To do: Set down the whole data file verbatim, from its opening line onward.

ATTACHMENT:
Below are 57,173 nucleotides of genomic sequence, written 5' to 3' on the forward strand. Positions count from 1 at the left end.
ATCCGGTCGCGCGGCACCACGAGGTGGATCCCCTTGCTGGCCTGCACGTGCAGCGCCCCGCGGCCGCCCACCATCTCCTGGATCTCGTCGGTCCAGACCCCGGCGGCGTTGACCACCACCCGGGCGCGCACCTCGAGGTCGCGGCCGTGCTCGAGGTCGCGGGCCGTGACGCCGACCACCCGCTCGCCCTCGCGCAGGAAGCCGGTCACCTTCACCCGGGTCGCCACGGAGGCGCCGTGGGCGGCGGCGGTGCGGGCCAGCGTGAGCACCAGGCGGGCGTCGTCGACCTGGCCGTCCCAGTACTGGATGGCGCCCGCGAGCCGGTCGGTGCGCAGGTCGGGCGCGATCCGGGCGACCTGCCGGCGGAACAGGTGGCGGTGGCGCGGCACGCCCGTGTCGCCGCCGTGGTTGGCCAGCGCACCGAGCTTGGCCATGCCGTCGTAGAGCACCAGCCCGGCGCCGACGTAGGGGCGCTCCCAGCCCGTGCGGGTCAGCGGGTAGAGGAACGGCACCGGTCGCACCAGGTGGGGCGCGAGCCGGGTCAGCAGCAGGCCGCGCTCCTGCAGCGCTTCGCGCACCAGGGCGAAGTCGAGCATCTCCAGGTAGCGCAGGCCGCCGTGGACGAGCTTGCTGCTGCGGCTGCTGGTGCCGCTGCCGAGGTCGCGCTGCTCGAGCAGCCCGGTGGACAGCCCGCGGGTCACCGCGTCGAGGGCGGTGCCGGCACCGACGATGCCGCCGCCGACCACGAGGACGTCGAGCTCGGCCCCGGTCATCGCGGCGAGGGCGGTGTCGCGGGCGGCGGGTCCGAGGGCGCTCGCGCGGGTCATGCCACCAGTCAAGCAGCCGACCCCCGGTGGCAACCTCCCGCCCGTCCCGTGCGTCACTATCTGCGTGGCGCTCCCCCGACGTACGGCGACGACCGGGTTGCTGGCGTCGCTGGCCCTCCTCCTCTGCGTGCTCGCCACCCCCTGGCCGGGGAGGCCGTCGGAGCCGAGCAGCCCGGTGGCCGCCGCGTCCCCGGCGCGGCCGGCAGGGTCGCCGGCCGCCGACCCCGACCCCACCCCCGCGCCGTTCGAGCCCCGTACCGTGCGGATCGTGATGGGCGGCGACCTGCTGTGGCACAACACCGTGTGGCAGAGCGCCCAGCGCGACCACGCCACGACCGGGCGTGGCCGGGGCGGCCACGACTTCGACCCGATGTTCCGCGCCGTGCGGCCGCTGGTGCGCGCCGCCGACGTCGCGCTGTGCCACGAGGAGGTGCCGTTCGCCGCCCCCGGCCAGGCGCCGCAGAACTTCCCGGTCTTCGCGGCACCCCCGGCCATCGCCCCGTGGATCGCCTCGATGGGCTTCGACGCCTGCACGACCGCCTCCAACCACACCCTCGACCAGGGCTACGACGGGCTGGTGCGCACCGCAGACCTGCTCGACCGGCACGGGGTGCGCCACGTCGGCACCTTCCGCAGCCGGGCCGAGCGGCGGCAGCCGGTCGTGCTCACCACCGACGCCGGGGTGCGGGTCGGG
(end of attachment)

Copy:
Below are 57,173 nucleotides of genomic sequence, written 5' to 3' on the forward strand. Positions count from 1 at the left end.
ATCCGGTCGCGCGGCACCACGAGGTGGATCCCCTTGCTGGCCTGCACGTGCAGCGCCCCGCGGCCGCCCACCATCTCCTGGATCTCGTCGGTCCAGACCCCGGCGGCGTTGACCACCACCCGGGCGCGCACCTCGAGGTCGCGGCCGTGCTCGAGGTCGCGGGCCGTGACGCCGACCACCCGCTCGCCCTCGCGCAGGAAGCCGGTCACCTTCACCCGGGTCGCCACGGAGGCGCCGTGGGCGGCGGCGGTGCGGGCCAGCGTGAGCACCAGGCGGGCGTCGTCGACCTGGCCGTCCCAGTACTGGATGGCGCCCGCGAGCCGGTCGGTGCGCAGGTCGGGCGCGATCCGGGCGACCTGCCGGCGGAACAGGTGGCGGTGGCGCGGCACGCCCGTGTCGCCGCCGTGGTTGGCCAGCGCACCGAGCTTGGCCATGCCGTCGTAGAGCACCAGCCCGGCGCCGACGTAGGGGCGCTCCCAGCCCGTGCGGGTCAGCGGGTAGAGGAACGGCACCGGTCGCACCAGGTGGGGCGCGAGCCGGGTCAGCAGCAGGCCGCGCTCCTGCAGCGCTTCGCGCACCAGGGCGAAGTCGAGCATCTCCAGGTAGCGCAGGCCGCCGTGGACGAGCTTGCTGCTGCGGCTGCTGGTGCCGCTGCCGAGGTCGCGCTGCTCGAGCAGCCCGGTGGACAGCCCGCGGGTCACCGCGTCGAGGGCGGTGCCGGCACCGACGATGCCGCCGCCGACCACGAGGACGTCGAGCTCGGCCCCGGTCATCGCGGCGAGGGCGGTGTCGCGGGCGGCGGGTCCGAGGGCGCTCGCGCGGGTCATGCCACCAGTCAAGCAGCCGACCCCCGGTGGCAACCTCCCGCCCGTCCCGTGCGTCACTATCTGCGTGGCGCTCCCCCGACGTACGGCGACGACCGGGTTGCTGGCGTCGCTGGCCCTCCTCCTCTGCGTGCTCGCCACCCCCTGGCCGGGGAGGCCGTCGGAGCCGAGCAGCCCGGTGGCCGCCGCGTCCCCGGCGCGGCCGGCAGGGTCGCCGGCCGCCGACCCCGACCCCACCCCCGCGCCGTTCGAGCCCCGTACCGTGCGGATCGTGATGGGCGGCGACCTGCTGTGGCACAACACCGTGTGGCAGAGCGCCCAGCGCGACCACGCCACGACCGGGCGTGGCCGGGGCGGCCACGACTTCGACCCGATGTTCCGCGCCGTGCGGCCGCTGGTGCGCGCCGCCGACGTCGCGCTGTGCCACGAGGAGGTGCCGTTCGCCGCCCCCGGCCAGGCGCCGCAGAACTTCCCGGTCTTCGCGGCACCCCCGGCCATCGCCCCGTGGATCGCCTCGATGGGCTTCGACGCCTGCACGACCGCCTCCAACCACACCCTCGACCAGGGCTACGACGGGCTGGTGCGCACCGCAGACCTGCTCGACCGGCACGGGGTGCGCCACGTCGGCACCTTCCGCAGCCGGGCCGAGCGGCGGCAGCCGGTCGTGCTCACCACCGACGCCGGGGTGCGGGTCGGG